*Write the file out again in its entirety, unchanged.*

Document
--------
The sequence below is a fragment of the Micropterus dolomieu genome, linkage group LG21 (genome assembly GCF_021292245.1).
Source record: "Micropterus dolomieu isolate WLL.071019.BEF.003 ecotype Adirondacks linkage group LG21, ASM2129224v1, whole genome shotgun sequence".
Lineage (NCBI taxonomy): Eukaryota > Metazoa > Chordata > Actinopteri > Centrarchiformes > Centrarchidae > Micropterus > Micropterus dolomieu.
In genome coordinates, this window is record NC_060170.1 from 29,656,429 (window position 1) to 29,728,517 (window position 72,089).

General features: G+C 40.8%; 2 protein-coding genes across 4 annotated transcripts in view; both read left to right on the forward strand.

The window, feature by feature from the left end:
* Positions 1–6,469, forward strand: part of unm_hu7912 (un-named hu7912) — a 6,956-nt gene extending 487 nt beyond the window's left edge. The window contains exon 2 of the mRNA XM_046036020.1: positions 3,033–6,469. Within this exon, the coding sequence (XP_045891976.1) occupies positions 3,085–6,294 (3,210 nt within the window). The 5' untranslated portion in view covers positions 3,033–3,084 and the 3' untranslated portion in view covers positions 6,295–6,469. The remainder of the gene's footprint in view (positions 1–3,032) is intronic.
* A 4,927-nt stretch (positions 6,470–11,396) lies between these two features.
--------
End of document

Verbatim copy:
The sequence below is a fragment of the Micropterus dolomieu genome, linkage group LG21 (genome assembly GCF_021292245.1).
Source record: "Micropterus dolomieu isolate WLL.071019.BEF.003 ecotype Adirondacks linkage group LG21, ASM2129224v1, whole genome shotgun sequence".
Lineage (NCBI taxonomy): Eukaryota > Metazoa > Chordata > Actinopteri > Centrarchiformes > Centrarchidae > Micropterus > Micropterus dolomieu.
In genome coordinates, this window is record NC_060170.1 from 29,656,429 (window position 1) to 29,728,517 (window position 72,089).

General features: G+C 40.8%; 2 protein-coding genes across 4 annotated transcripts in view; both read left to right on the forward strand.

The window, feature by feature from the left end:
* Positions 1–6,469, forward strand: part of unm_hu7912 (un-named hu7912) — a 6,956-nt gene extending 487 nt beyond the window's left edge. The window contains exon 2 of the mRNA XM_046036020.1: positions 3,033–6,469. Within this exon, the coding sequence (XP_045891976.1) occupies positions 3,085–6,294 (3,210 nt within the window). The 5' untranslated portion in view covers positions 3,033–3,084 and the 3' untranslated portion in view covers positions 6,295–6,469. The remainder of the gene's footprint in view (positions 1–3,032) is intronic.
* A 4,927-nt stretch (positions 6,470–11,396) lies between these two features.